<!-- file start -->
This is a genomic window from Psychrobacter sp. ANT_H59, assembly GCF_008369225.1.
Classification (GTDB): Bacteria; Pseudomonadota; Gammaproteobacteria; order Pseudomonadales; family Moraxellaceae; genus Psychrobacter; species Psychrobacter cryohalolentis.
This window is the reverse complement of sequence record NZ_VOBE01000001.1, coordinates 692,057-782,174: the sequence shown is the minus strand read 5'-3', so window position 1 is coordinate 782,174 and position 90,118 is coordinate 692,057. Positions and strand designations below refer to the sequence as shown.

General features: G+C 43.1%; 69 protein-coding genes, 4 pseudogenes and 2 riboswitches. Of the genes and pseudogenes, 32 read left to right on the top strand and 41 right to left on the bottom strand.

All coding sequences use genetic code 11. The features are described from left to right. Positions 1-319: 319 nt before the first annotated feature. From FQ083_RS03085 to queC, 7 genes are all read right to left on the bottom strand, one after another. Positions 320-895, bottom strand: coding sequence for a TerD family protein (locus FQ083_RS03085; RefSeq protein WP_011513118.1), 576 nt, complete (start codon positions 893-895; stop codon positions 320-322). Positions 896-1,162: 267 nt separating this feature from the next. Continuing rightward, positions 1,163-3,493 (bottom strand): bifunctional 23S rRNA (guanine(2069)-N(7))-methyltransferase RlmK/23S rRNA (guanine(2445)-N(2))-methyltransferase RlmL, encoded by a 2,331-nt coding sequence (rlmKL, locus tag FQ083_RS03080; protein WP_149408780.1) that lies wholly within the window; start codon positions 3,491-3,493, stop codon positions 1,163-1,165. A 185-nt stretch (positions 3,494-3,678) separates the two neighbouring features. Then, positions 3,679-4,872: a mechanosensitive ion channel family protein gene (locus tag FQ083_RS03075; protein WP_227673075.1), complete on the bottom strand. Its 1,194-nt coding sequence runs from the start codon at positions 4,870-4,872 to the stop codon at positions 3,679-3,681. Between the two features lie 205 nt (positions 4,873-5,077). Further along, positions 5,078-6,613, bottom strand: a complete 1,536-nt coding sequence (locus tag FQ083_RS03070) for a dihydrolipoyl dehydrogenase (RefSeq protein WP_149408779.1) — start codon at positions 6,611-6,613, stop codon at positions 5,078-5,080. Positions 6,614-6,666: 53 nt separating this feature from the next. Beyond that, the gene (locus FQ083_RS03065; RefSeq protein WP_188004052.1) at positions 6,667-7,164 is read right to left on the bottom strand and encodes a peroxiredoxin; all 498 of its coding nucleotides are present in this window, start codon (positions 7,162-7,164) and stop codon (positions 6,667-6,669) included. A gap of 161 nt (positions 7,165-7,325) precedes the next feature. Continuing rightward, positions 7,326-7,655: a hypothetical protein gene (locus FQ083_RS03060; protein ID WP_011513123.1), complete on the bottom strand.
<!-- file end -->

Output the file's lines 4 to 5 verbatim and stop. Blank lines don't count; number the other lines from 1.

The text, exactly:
General features: G+C 43.1%; 69 protein-coding genes, 4 pseudogenes and 2 riboswitches. Of the genes and pseudogenes, 32 read left to right on the top strand and 41 right to left on the bottom strand.

All coding sequences use genetic code 11. The features are described from left to right. Positions 1-319: 319 nt before the first annotated feature. From FQ083_RS03085 to queC, 7 genes are all read right to left on the bottom strand, one after another. Positions 320-895, bottom strand: coding sequence for a TerD family protein (locus FQ083_RS03085; RefSeq protein WP_011513118.1), 576 nt, complete (start codon positions 893-895; stop codon positions 320-322). Positions 896-1,162: 267 nt separating this feature from the next. Continuing rightward, positions 1,163-3,493 (bottom strand): bifunctional 23S rRNA (guanine(2069)-N(7))-methyltransferase RlmK/23S rRNA (guanine(2445)-N(2))-methyltransferase RlmL, encoded by a 2,331-nt coding sequence (rlmKL, locus tag FQ083_RS03080; protein WP_149408780.1) that lies wholly within the window; start codon positions 3,491-3,493, stop codon positions 1,163-1,165. A 185-nt stretch (positions 3,494-3,678) separates the two neighbouring features. Then, positions 3,679-4,872: a mechanosensitive ion channel family protein gene (locus tag FQ083_RS03075; protein WP_227673075.1), complete on the bottom strand. Its 1,194-nt coding sequence runs from the start codon at positions 4,870-4,872 to the stop codon at positions 3,679-3,681. Between the two features lie 205 nt (positions 4,873-5,077). Further along, positions 5,078-6,613, bottom strand: a complete 1,536-nt coding sequence (locus tag FQ083_RS03070) for a dihydrolipoyl dehydrogenase (RefSeq protein WP_149408779.1) — start codon at positions 6,611-6,613, stop codon at positions 5,078-5,080. Positions 6,614-6,666: 53 nt separating this feature from the next. Beyond that, the gene (locus FQ083_RS03065; RefSeq protein WP_188004052.1) at positions 6,667-7,164 is read right to left on the bottom strand and encodes a peroxiredoxin; all 498 of its coding nucleotides are present in this window, start codon (positions 7,162-7,164) and stop codon (positions 6,667-6,669) included. A gap of 161 nt (positions 7,165-7,325) precedes the next feature. Continuing rightward, positions 7,326-7,655: a hypothetical protein gene (locus FQ083_RS03060; protein ID WP_011513123.1), complete on the bottom strand.